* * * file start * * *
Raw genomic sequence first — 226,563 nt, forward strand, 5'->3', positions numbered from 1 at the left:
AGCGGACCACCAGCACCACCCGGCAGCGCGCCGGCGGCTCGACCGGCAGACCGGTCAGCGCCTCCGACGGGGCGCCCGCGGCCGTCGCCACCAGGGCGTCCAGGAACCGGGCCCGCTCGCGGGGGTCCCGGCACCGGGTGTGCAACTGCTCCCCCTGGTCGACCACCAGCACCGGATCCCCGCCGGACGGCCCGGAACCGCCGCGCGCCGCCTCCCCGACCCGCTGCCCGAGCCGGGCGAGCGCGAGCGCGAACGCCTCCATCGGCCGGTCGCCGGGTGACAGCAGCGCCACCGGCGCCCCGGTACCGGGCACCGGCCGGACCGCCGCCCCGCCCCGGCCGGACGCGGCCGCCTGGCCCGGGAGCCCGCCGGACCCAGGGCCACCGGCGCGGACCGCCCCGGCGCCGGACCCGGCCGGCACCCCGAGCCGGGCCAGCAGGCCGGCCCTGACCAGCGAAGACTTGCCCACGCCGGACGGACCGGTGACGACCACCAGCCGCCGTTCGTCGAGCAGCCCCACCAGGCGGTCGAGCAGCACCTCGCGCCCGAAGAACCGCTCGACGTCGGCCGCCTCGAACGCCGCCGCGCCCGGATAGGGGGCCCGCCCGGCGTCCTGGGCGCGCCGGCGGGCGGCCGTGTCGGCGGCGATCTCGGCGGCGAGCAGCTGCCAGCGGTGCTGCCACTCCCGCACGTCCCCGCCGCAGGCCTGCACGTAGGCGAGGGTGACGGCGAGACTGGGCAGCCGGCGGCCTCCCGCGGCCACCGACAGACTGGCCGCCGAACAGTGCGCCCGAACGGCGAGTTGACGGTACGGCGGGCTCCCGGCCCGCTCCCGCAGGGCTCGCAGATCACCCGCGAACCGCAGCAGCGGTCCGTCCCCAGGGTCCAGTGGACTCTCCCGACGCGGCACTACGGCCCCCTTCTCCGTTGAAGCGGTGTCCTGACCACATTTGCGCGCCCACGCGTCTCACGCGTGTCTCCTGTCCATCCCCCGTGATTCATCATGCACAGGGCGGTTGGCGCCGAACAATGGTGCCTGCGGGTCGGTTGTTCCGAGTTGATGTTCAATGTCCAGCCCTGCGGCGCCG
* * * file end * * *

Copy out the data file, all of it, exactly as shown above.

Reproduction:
Raw genomic sequence first — 226,563 nt, forward strand, 5'->3', positions numbered from 1 at the left:
AGCGGACCACCAGCACCACCCGGCAGCGCGCCGGCGGCTCGACCGGCAGACCGGTCAGCGCCTCCGACGGGGCGCCCGCGGCCGTCGCCACCAGGGCGTCCAGGAACCGGGCCCGCTCGCGGGGGTCCCGGCACCGGGTGTGCAACTGCTCCCCCTGGTCGACCACCAGCACCGGATCCCCGCCGGACGGCCCGGAACCGCCGCGCGCCGCCTCCCCGACCCGCTGCCCGAGCCGGGCGAGCGCGAGCGCGAACGCCTCCATCGGCCGGTCGCCGGGTGACAGCAGCGCCACCGGCGCCCCGGTACCGGGCACCGGCCGGACCGCCGCCCCGCCCCGGCCGGACGCGGCCGCCTGGCCCGGGAGCCCGCCGGACCCAGGGCCACCGGCGCGGACCGCCCCGGCGCCGGACCCGGCCGGCACCCCGAGCCGGGCCAGCAGGCCGGCCCTGACCAGCGAAGACTTGCCCACGCCGGACGGACCGGTGACGACCACCAGCCGCCGTTCGTCGAGCAGCCCCACCAGGCGGTCGAGCAGCACCTCGCGCCCGAAGAACCGCTCGACGTCGGCCGCCTCGAACGCCGCCGCGCCCGGATAGGGGGCCCGCCCGGCGTCCTGGGCGCGCCGGCGGGCGGCCGTGTCGGCGGCGATCTCGGCGGCGAGCAGCTGCCAGCGGTGCTGCCACTCCCGCACGTCCCCGCCGCAGGCCTGCACGTAGGCGAGGGTGACGGCGAGACTGGGCAGCCGGCGGCCTCCCGCGGCCACCGACAGACTGGCCGCCGAACAGTGCGCCCGAACGGCGAGTTGACGGTACGGCGGGCTCCCGGCCCGCTCCCGCAGGGCTCGCAGATCACCCGCGAACCGCAGCAGCGGTCCGTCCCCAGGGTCCAGTGGACTCTCCCGACGCGGCACTACGGCCCCCTTCTCCGTTGAAGCGGTGTCCTGACCACATTTGCGCGCCCACGCGTCTCACGCGTGTCTCCTGTCCATCCCCCGTGATTCATCATGCACAGGGCGGTTGGCGCCGAACAATGGTGCCTGCGGGTCGGTTGTTCCGAGTTGATGTTCAATGTCCAGCCCTGCGGCGCCG